Mission in the Age of the Coronavirus

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This week the World Health Organization declared that the COVID-19 virus (commonly called the Coronavirus) is officially a pandemic. Over 100,000 people have been infected worldwide, and over 4,000 people have lost their lives to this disease. Here in the United States, we have over 1,000 cases of the virus. The stock market has tumbled. The hospitality industry is cratering. Our government is rushing to contain the virus and manage this crisis.

Here in New York City, where I live, we have over 50 documented cases of the Coronavirus. The National Guard has been mobilized to New Rochelle, a suburb just north of the city. Two public schools temporarily closed this morning. The sidewalks have a little less foot traffic, and the subways have seemed eerily empty.

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God is the sovereign King, and he is in control. There’s no need to panic because Jesus is alive.

Amid a pandemic, what are Christians to do? More specifically, how does this affect our public witness? I don’t have all the answers, especially when it comes to the scientific and medical issues. I’m deferring to local experts, who are updating New Yorkers on a regular basis. But I do know that our mission is still to bear witness to the lordship of Christ – even in the age of Coronavirus.

remembering the truth

I’m urging our church to remember three truths. First, God is the sovereign King, and he is in control. There’s no need to panic because Jesus is alive. Second, we must take care of one another. Rodney Stark notes that the Christians in the Roman Empire had higher survivability rates when the plague struck, in part because they cared for one another.[1] Third, we must care for our neighbors.

It’s this last point that might be the most difficult. We instinctively care for our own. As a husband and a father of three young children (with one more on the way), I understand that instinct. But it’s this idea of caring for our neighbors that is central to our mission.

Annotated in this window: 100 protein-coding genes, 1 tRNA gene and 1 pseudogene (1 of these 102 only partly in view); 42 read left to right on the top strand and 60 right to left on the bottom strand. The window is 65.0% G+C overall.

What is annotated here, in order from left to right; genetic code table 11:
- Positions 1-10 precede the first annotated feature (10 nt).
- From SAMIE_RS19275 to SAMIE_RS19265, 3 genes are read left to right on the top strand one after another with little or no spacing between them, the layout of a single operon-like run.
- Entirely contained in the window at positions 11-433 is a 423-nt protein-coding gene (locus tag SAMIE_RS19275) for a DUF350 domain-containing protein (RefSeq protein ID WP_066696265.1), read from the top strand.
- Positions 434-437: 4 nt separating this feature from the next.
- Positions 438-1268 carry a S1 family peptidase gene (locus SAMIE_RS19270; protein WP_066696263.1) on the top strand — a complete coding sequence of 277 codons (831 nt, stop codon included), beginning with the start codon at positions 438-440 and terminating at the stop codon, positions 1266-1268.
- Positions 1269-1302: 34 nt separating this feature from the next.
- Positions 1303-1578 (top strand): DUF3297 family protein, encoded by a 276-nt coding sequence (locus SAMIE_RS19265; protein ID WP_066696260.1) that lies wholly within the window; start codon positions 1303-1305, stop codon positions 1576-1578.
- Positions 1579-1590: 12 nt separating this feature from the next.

Jesus famously told us to love God, and then to love our neighbors as ourselves (Mark 12:29-31). If we love ourselves well during a pandemic, we will take precautionary steps. We will wash our hands. We will sanitize surfaces. We might work from home.

loving our neighbors

What about loving others in the age of Coronavirus? How can we help our neighbors, many of whom are unsettled and fearful at this moment? Some are nervous because their retirement has just been postponed due to market losses. Some are fearful because they have an underlying condition that puts them at greater risk of contracting the virus.

I’m convinced that Christians cannot turn inward in this moment. Now, more than ever, our neighbors need us. This is going to require creative approaches to mission. Perhaps we can give away mass amounts of sanitizer. Perhaps we can deliver groceries to the vulnerable.

Last night our church sponsored an art event. It was originally designed to build community around the arts. With the crisis unfolding around us, the event took on new meaning. We saw people who did not know one another come out in public and discover community. When you self-isolate or self-quarantine, you begin to crave genuine human interaction. That’s the opportunity before the Church. We can reach out to our hurting, vulnerable, and lonely neighbors.

crisis and opportunity

I don’t know what the future holds. I know there are risks in all of life, and there are risks involved in living on mission. That is why the history of missions is replete with stories of those who never came home or who buried their families on the mission field. What I do know is this: Jesus promised to be with us when we live a life that bears witness to him (Matt 28:19-20).

In the age of Coronavirus, our neighbors are looking for hope. Let’s show them that we’re not afraid, because we serve a God who used to be dead but is now alive. Our neighbors are also looking for community. So, let’s show them a church that lives like a family by taking care of its members. Finally, our neighbors want to know that someone cares about them. God certainly cares for them, and we can demonstrate that with our actions on their behalf.

The Coronavirus presents us with both a crisis and an opportunity. It is a temporal crisis that will no doubt pass. It is an opportunity to bear faithful witness to the lordship of Christ, which has eternal implications. It will require both courage and creativity to proclaim and demonstrate the gospel amid a pandemic. But that’s exactly what we’re called to do. Even (especially) in the age of Coronavirus.

[1] Rodney Stark, The Rise of Christianity (New York: HarperOne, 1996), 73-94.


Stephen Stallard is the lead pastor at Mosaic Baptist Church in Brooklyn. He is currently pursuing a PhD at Southeastern Baptist Theological Seminary. He is married to Sonya, the woman of his dreams. They have a daughter, Malia, and two sons: Xavier and Darius. Stephen loves New York City, especially its rich diversity of cultures, and he is a hot sauce connoisseur.

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